A mountain-sized asteroid could hit Earth within the next 150 years, causing huge damage if it collides with the planet as it spins around it every three years.
The rock poses no immediate threat, but if it hit the Earth the impact would be 1000 times as large as a meteor that slipped through the atmosphere by surprise and crashed down near a Russian town in 2013. Scientists said at the time that impact should be a reminder of how dangerous smaller asteroids can be.
Because of the difficulty of tracking such rocks — whose paths are changed by the gravitational pull of the many planets that they pass by as they fly through space — it will be important to keep an eye on the asteroid in case it gets dangerously close to earth, said Vladimir Lipunov, of Moscow State University, who spotted the asteroid. The rock flies close to Earth every three years.
"We need to permanently track this asteroid, because even a small mistake in calculations could have serious consequences," said Lipunov.
The rock is about 400 meters wide and “returns to the Earth’s neighbourhood periodically”, Nasa said in a statement, while telling people not to worry.
Asteroid collisions with earth are not unheard of, and one crashed down in Russia, damaging buildings. Some scientists — including Brian Cox and Lord Martin Rees, the astronomer royal — have called for an asteroid detection programme to help spot asteroids before they arrive.
But 2014 UR116 is unlikely to hit Earth any time soon, said Nasa.
Where to explore in the solar system
Where to explore in the solar system
1/10 Mars - Olympus Mons
Olympus Mons is the largest volcano in the Solar System. At 22km high Olympus Mons is nearly three times as high as Mt Everest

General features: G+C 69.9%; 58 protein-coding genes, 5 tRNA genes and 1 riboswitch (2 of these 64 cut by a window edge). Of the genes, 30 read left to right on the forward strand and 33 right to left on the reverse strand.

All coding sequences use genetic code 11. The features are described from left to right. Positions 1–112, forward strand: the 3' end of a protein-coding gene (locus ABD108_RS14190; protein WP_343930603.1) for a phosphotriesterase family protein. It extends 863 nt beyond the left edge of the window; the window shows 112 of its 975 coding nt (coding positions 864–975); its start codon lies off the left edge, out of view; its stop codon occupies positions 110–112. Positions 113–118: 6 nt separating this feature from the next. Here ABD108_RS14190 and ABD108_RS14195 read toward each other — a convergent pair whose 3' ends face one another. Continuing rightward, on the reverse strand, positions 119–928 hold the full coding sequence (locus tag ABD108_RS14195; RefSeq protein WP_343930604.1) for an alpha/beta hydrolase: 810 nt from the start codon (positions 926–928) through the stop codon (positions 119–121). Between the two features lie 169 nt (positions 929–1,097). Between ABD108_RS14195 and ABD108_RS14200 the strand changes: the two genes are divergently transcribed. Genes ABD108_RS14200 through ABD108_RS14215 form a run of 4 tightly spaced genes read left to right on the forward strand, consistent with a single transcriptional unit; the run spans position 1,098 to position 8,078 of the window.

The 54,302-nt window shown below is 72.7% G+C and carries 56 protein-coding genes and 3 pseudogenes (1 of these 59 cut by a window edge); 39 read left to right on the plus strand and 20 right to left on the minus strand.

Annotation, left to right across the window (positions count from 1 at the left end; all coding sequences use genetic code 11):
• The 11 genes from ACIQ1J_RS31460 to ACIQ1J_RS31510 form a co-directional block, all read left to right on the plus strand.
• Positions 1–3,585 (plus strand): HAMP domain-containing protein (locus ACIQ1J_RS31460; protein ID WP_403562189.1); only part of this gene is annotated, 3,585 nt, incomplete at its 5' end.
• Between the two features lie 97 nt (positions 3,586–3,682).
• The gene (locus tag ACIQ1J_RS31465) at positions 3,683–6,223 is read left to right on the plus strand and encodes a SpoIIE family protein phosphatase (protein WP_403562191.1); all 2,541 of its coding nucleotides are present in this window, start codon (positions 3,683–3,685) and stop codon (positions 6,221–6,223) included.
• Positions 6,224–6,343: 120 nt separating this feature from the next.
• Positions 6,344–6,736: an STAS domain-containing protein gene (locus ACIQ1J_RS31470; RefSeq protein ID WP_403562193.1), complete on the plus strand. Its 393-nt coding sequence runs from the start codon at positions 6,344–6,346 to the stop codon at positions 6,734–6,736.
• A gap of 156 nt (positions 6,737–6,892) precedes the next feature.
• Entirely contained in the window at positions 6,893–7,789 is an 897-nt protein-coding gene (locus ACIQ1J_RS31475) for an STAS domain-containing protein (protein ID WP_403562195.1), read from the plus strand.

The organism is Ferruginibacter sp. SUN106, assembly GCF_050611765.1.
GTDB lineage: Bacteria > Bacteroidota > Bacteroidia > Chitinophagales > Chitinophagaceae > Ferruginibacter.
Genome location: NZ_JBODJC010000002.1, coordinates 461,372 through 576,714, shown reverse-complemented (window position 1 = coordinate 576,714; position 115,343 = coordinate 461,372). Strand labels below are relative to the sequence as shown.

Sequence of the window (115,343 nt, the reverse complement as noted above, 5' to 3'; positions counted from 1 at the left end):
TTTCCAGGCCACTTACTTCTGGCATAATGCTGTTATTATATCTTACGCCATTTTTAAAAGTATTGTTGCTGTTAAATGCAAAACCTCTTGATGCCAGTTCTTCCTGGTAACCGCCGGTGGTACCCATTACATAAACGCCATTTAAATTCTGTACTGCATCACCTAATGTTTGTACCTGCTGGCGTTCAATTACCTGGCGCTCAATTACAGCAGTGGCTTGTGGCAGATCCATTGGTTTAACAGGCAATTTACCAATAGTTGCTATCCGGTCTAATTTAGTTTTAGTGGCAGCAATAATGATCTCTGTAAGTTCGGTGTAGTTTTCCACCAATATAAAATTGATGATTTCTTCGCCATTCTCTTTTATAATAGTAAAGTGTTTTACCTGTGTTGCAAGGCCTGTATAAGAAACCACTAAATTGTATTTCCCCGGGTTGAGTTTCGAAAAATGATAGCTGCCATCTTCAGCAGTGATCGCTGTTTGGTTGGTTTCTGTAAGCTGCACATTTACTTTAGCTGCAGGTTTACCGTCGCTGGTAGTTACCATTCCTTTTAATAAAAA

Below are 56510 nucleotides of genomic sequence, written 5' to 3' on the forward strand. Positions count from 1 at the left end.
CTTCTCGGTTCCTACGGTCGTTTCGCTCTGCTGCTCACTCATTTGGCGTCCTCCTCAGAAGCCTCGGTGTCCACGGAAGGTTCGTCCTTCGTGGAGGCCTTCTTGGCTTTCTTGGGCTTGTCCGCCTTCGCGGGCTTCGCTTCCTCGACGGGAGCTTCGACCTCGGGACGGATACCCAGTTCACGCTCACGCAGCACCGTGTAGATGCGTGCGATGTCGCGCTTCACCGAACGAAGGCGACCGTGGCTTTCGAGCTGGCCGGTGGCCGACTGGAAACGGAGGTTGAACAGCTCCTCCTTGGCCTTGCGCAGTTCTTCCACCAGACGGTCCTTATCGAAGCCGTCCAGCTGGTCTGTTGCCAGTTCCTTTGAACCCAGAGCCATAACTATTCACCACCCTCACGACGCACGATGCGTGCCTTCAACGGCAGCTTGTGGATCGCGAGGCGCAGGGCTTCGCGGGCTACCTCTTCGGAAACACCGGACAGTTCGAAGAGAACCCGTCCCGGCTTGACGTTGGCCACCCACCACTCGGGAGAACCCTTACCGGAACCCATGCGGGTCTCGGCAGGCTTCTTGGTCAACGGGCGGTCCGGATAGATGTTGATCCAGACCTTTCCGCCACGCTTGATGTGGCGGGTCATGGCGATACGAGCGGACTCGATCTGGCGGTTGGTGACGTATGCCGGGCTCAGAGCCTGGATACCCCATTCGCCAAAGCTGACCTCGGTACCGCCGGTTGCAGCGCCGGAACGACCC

2/10 Mars - Mount Sharp
Mount Sharp is the current focus point of the Mars Science Laboratory’s Curiosity rover. Sitting at the forefront of Martian research this location will hopefully unlock the secrets of Mars’s past.
3/10 Ida and Dactyl
Nestled deep within the asteroid belt is the asteroid 243 Ida. During a fly by of the Galileo space probe it was discovered that Ida had a companion. Orbiting around Ida was a tiny moon that was named Dactyl.
4/10 Jupiter - The Red Spot
Getting tired of leisurely cruises through the Caribbean? Why not float a dirigible through one of the oldest known storms in the Solar System. Jupiter’s Great Red Spot is large enough to contain three Earths and has been present for over 300 years.
5/10 Moon - Sea of Tranquility
As the landing site of the first ever humans to set foot on the Moon who wouldn’t want to walk in the footsteps on Neil Armstrong on the Sea of Tranquility?
6/10 Europa - Underwater seas
Europa’s underwater seas are one of the strongest candidates for potential life outside Earth. Scientists are waiting the day we can probe their icy depths.
7/10 Titan - Methane Lakes
Saturn’s Moon Titan is home to a nice thick atmosphere. Similar to the Earth it supports a full weather cycle. Unlike the Earth, rather than using water, Titan’s cycle is based on methane, often found in gas cookers here on Earth.
8/10 Mimas, the Death Moon
What better location for a holiday snap. The large Herschel crater on Mimas gives this moon an appearance of a certain dark lords ultimate weapon. When viewed from the right angle it appears that the Death Star is in orbit around Saturn.
The thick clouds of Venus make it an extremely mysterious place. It also has some of the most extreme weather we can find. Runaway greenhouse gases have shrouded the planet in a thick layer of cloud, heating it to nearly 600°C. It is also home to sulphuric acid rain and crushing atmospheric pressure. Make sure you pack a sturdy umbrella!
10/10 Oceans of Earth
One of the most unexplored places in the Solar System is our own oceans. 70% of the Earth is covered in ocean and as of yet we have only explored around 10% of them. With so much water to explore who knows what we may find lurking in the depths.
Nasa’s Near Earth Object Program said: “While this approximately 400-meter sized asteroid has a three year orbital period around the sun and returns to the Earth's neighborhood periodically, it does not represent a threat because its orbital path does not pass sufficiently close to the Earth's orbit.”
It said that one of its scientists had worked out the asteroids path again, using new information. That allowed Tim Spahr, director of the Minor Planet Center in Cambridge, Massachusetts, to work out “rule out this object as an impact threat to Earth (or any other planet) for at least the next 150 years”, Nasa said.Reuse content